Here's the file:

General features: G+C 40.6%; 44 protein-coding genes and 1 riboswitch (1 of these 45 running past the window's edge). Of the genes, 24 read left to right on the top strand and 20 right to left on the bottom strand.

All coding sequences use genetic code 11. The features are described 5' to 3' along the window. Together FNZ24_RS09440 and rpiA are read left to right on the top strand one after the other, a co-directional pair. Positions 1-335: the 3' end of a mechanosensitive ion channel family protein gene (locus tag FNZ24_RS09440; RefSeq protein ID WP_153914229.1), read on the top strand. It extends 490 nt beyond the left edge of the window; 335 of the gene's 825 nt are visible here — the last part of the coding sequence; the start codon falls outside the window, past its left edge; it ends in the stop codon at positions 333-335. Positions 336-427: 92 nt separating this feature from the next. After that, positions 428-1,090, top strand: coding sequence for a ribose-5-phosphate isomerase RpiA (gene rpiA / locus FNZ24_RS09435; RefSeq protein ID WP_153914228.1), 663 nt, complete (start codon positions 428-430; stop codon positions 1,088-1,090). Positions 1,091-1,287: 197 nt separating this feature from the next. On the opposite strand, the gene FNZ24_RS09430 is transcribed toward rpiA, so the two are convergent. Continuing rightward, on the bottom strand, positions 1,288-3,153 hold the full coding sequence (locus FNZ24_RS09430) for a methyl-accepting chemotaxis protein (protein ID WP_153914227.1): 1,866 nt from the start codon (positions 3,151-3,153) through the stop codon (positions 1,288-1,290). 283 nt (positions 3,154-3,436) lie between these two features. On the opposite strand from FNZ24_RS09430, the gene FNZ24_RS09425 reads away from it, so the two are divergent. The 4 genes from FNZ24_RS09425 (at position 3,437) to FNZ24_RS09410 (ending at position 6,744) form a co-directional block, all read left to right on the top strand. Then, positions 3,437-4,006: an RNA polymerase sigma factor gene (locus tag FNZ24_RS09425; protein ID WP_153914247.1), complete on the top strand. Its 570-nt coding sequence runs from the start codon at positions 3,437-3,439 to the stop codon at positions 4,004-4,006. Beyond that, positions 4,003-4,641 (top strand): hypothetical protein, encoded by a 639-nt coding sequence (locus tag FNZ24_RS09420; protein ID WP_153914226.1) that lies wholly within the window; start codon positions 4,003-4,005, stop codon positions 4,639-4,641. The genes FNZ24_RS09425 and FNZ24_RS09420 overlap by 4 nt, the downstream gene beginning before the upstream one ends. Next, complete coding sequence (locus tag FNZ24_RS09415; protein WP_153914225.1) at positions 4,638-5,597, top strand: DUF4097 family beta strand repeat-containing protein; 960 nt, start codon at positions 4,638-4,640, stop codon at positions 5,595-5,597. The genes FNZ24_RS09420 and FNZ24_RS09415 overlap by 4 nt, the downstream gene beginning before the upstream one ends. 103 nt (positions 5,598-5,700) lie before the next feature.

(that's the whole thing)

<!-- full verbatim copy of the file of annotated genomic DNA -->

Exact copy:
General features: G+C 40.6%; 44 protein-coding genes and 1 riboswitch (1 of these 45 running past the window's edge). Of the genes, 24 read left to right on the top strand and 20 right to left on the bottom strand.

All coding sequences use genetic code 11. The features are described 5' to 3' along the window. Together FNZ24_RS09440 and rpiA are read left to right on the top strand one after the other, a co-directional pair. Positions 1-335: the 3' end of a mechanosensitive ion channel family protein gene (locus tag FNZ24_RS09440; RefSeq protein ID WP_153914229.1), read on the top strand. It extends 490 nt beyond the left edge of the window; 335 of the gene's 825 nt are visible here — the last part of the coding sequence; the start codon falls outside the window, past its left edge; it ends in the stop codon at positions 333-335. Positions 336-427: 92 nt separating this feature from the next. After that, positions 428-1,090, top strand: coding sequence for a ribose-5-phosphate isomerase RpiA (gene rpiA / locus FNZ24_RS09435; RefSeq protein ID WP_153914228.1), 663 nt, complete (start codon positions 428-430; stop codon positions 1,088-1,090). Positions 1,091-1,287: 197 nt separating this feature from the next. On the opposite strand, the gene FNZ24_RS09430 is transcribed toward rpiA, so the two are convergent. Continuing rightward, on the bottom strand, positions 1,288-3,153 hold the full coding sequence (locus FNZ24_RS09430) for a methyl-accepting chemotaxis protein (protein ID WP_153914227.1): 1,866 nt from the start codon (positions 3,151-3,153) through the stop codon (positions 1,288-1,290). 283 nt (positions 3,154-3,436) lie between these two features. On the opposite strand from FNZ24_RS09430, the gene FNZ24_RS09425 reads away from it, so the two are divergent. The 4 genes from FNZ24_RS09425 (at position 3,437) to FNZ24_RS09410 (ending at position 6,744) form a co-directional block, all read left to right on the top strand. Then, positions 3,437-4,006: an RNA polymerase sigma factor gene (locus tag FNZ24_RS09425; protein ID WP_153914247.1), complete on the top strand. Its 570-nt coding sequence runs from the start codon at positions 3,437-3,439 to the stop codon at positions 4,004-4,006. Beyond that, positions 4,003-4,641 (top strand): hypothetical protein, encoded by a 639-nt coding sequence (locus tag FNZ24_RS09420; protein ID WP_153914226.1) that lies wholly within the window; start codon positions 4,003-4,005, stop codon positions 4,639-4,641. The genes FNZ24_RS09425 and FNZ24_RS09420 overlap by 4 nt, the downstream gene beginning before the upstream one ends. Next, complete coding sequence (locus tag FNZ24_RS09415; protein WP_153914225.1) at positions 4,638-5,597, top strand: DUF4097 family beta strand repeat-containing protein; 960 nt, start codon at positions 4,638-4,640, stop codon at positions 5,595-5,597. The genes FNZ24_RS09420 and FNZ24_RS09415 overlap by 4 nt, the downstream gene beginning before the upstream one ends. 103 nt (positions 5,598-5,700) lie before the next feature.